By Mariyah Saifuddin
This highlights the second in a two-part podcast series, Move to the Cloud. You can read the blog about the first podcast here.
Every IT implementation has its set of unknowns. These unknowns can affect all aspects of the project, be it with C-level executives who are concerned with the effect on the business or the technical team that is unsure of a new system. What can be done to mitigate the risk?
In the first of this two-part podcast series, retired CIO Don Whittington talked with Mustansir Saifuddin about a culture where IT as part of the business and the importance of empowering the CIO to act as an enterprise architect in bringing together the C-suite stakeholders to collaborate toward a strategy. As an architect, the CIO explains the purpose of the IT initiative, the risks, and the rewards associated with the project.
In the second podcast of the series, Whittington and consultant James Kendrick address the importance of creating a team that aligns IT and company leaders on longterm strategy and budget, so that IT projects take place in the right way.
1. Create an IT CapEx Team
Whittington advocates creating an IT CapEx Committee that drives strategy and the overall budget. When Whittington was CIO at Florida Crystals, the committee consisted of the different parts of the business (CFO, operations, etc.). Although they may not have agreed with one another, the members of such a committee worked as a team to determine a strategy and budget. Rather than competing for the same funds, the group members were aligned and determined an overall budget. This allowed for a unified voice at board meetings – a voice based on facts and not intuition.
Collaboration at the C-suite creates a team that believes in one another. Innovation inherently involves something new, so communication and trust is key. Collaboration changes the conversation from “there was an error” to “how do we address the challenges.” C-level executives coming together changes the direction of any initiative.
2. Weather Ups and Downs Together
It isn’t always easy from an implementer’s standpoint.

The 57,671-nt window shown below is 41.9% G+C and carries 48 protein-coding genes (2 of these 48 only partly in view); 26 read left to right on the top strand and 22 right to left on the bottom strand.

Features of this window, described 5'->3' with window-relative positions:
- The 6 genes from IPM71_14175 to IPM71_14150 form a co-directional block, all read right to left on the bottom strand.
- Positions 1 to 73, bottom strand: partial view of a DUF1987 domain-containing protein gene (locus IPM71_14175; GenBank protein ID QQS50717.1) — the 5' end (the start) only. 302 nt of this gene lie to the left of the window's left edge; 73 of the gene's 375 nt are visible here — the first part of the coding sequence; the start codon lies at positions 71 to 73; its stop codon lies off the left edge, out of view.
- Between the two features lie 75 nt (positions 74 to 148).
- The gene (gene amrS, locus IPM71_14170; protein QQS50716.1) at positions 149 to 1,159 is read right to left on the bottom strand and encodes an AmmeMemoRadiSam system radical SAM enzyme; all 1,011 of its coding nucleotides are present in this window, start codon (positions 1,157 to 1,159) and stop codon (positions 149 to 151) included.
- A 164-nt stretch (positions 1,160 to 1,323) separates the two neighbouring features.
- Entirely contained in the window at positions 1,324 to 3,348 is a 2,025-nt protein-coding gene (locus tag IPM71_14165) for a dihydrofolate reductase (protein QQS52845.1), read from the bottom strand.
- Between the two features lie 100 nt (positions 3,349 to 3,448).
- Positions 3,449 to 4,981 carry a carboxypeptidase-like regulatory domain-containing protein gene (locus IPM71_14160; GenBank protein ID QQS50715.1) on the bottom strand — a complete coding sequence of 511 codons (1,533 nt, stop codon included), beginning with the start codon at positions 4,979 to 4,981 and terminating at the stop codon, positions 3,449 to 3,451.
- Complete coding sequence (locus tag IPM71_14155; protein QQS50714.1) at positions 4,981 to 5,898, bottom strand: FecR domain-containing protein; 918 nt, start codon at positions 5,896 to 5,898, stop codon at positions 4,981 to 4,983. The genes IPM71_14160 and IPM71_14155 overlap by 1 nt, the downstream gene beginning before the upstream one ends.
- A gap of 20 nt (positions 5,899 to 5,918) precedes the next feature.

Innovation often comes with a bunch of unknowns. There will be ups and downs as those deep in the development and implementation will face cost, scope, and timing issues.
Having a unified C-suite committee allows for the company to continue to move forward while determining how to overcome obstacles and challenges.
3. Create a powerful team
Having the right resources is also important. So what’s the secret to a powerful team?
Partners: Find knowledgeable partners that can come in and become a part of your team. They should become such a natural part of your team that the conversation is not “us” and “they” but rather “we.”
Business resources: The team must include people involved with the functional side of the business. They understand how the business works. Getting their insights and feedback helps drive successful implementations.
Multiple teams: It is ok to be part of the project team and business team at the same time. However, know which team you are playing for in the moment. It may be all of them, or one of them may trump the others.
Recognize critical team roles: Project management, agile capabilities, and change management skills are all important parts of a successful team.
About Don Whittington
Don Whittington is retired vice president and CIO of Florida Crystals Corp., a vertically integrated sugar company with headquarters in West Palm Beach, Fla., He has a longtime partnership with SAP, Virtustream and PwC, and in 2010 led Florida Crystal’s transition to the cloud at a time when such transitions were just being discussed. It was the first wholesale migration worldwide for a company.
Whittington also is chairperson for the SAP Global Agribusiness Advisory Council, SAP HANA Councils, and the Virtustream Client Advisory Board.
He has served as a director of America’s SAP User Group (ASUG) and as ASUG representative for SAP’s Global Executive Network (SUGEN).
About James Kendrick
James Kendrick has a history of driving strategic clarity, solution delivery, and business performance with retail and industrial products leaders like Estée Lauder Cos., Florida Crystals, Corning and Dow/DuPont. Kendrick’s focus is helping companies take advantage of cloud platforms, data and analytics, digital tools, and agile methods to modernize the core and add competitive advantage at the edge.
He has held executive positions at Accenture, A. T. Kearney, Florida Crystals and multiple successful startups.
Kendrick currently is global program manager at technology company AMI.
Updated Look at Enterprise Architects
In a recent report, McKinsey advanced the notion of enterprise architects and their importance, but contended they need to evolve in the digital world. McKinsey’s research with Henley Business School indicated digital transformations suffer when architects are not involved: technical debt increases, and fewer services are reused.
Today’s enterprise architect needs to evolve in these three ways, according to the report:
- From technology theorist to pragmatic communicator: Talk to leadership about the implications of technical decisions on M&A.
- From system advocate to engineer: At minimum, have some experience at both the business AND the IT sides.
- From enforcer to coach: With flexible systems comes the need for a more supportive and flexible approach.